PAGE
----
“Come and meet those dancing feet, down Cardiff Bay I’m taking you to…” Yep, the all-tapdancing Broadway musical 42nd Street has just stopped in at the Wales Millennium Centre. Based on the 1933 film of the same name, the musical version premiered in 1980, yet feels more classically Broadway than that era might suggest.
“Get out your tap shoes, Julian Marsh is doing a show!” Set backstage on Broadway during the Great Depression, smalltown girl Peggy Sawyer is dreaming of her name in lights as she auditions for Marsh’s new show, to the consternation of aging star Dorothy Brock. As one of the songs says, “Who cares if there’s a plot or not?”, and the plot in 42nd Street is wafer-thin. Sure, a lot of it comprises a series of musical/dance numbers, the show within the show – but it’s all about the dancing, jazz hands and Broadway of it all.
And the dancing is so impressive, tapdancing in particular, how the performers are able to sing after all that is unfathomable. On Tuesday night, Rhianna Dorris made for a real-life Sawyer as a member of the ensemble, brilliantly playing that lead role. Away from the tapdancing ensemble are the better-known names of the cast: in truth, I felt a bit cheated through the absence of performers from the pre-tour London cast, the likes of Ruthie Henshall and Adam Garcia, but the touring cast dissolved such feelings.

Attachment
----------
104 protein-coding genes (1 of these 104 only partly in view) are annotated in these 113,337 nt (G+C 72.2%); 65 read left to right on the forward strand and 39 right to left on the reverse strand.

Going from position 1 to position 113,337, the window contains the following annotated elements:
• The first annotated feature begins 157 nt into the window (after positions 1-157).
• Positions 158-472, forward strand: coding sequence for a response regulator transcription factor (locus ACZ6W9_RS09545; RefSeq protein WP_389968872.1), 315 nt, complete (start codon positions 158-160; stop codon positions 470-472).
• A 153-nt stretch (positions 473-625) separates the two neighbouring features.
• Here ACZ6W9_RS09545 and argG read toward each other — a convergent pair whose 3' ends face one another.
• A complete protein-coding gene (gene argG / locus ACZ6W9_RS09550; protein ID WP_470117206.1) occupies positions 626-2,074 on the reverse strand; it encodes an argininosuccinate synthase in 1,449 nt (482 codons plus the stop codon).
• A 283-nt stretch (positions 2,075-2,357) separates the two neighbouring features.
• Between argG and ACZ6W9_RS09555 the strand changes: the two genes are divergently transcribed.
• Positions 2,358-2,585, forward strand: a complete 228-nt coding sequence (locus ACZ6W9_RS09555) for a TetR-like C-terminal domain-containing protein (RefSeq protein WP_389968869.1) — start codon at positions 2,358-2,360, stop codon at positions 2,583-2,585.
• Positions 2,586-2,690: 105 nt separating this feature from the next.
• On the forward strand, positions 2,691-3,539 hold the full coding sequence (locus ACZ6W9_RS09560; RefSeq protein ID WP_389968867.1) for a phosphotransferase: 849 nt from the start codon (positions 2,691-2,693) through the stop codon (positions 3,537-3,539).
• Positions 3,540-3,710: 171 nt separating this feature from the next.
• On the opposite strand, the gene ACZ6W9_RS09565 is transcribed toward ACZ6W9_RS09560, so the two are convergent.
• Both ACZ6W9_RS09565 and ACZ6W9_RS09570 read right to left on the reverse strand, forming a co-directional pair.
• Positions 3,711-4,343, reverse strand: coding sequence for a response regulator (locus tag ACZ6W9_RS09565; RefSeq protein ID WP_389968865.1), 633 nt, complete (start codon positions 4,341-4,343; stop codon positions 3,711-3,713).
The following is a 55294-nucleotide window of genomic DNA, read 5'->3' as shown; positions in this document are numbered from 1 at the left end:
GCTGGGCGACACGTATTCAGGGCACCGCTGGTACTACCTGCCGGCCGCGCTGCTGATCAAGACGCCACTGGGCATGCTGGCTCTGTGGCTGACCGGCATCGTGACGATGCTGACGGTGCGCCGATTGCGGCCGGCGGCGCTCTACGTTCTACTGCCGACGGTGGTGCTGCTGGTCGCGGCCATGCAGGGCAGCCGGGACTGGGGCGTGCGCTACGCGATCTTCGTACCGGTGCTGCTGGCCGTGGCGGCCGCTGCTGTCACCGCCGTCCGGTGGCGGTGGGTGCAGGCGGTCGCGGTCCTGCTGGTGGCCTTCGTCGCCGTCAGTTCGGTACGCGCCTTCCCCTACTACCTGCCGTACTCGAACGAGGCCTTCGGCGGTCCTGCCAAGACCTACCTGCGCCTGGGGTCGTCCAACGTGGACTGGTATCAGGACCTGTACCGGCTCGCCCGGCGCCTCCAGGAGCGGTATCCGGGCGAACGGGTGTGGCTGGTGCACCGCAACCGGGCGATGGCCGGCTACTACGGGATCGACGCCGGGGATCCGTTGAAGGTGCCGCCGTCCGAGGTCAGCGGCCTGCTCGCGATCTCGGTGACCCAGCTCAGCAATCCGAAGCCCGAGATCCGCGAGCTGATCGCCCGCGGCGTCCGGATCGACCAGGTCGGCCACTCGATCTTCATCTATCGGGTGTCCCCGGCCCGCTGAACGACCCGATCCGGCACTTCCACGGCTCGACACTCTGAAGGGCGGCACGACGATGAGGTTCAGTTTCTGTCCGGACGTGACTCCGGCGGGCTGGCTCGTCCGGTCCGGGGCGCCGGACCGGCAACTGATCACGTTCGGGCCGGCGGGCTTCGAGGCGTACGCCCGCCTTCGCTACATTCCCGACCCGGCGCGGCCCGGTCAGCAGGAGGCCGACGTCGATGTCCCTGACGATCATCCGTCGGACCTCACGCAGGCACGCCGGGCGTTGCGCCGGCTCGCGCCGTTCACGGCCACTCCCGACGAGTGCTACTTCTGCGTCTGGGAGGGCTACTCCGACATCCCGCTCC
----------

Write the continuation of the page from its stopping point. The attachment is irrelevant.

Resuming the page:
Given Samantha Womack’s history of icy roles on TV, I wondered if she’d be right for the part; Womack, though, has made a name for herself in musicals too, and here plays an ‘aging’ diva with more than one dimension. Les Dennis is always a reliable name in musical comedy, his presence onstage always welcome, and his opposite comedy number, Faye Tozer of Steps, impressed me immensely. As brassy, redheaded Broadway broad Maggie Jones, Tozer is barely recognisable: I didn’t even realise it was her until the interval, but watching with greater intent in the second half her brilliant New York accent – one of the reasons I didn’t recognise her – and comedy acting chops saw her hold her own with Dennis.
The sets are lovely, the costumes gorgeous and the Broadway of the 1930s – an idealised version, at least – is effectively evoked. 42nd Street is hardly the Ziegfeld Follies, being a touring show without an extensive cast, but it’s one of the best touring productions I’ve seen.
42nd Street, Wales Millennium Centre, Cardiff Bay, Tue 15 Aug
On until Sat 19 Aug. Tickets: £15-£68. Info: here
words CHRIS WILLIAMS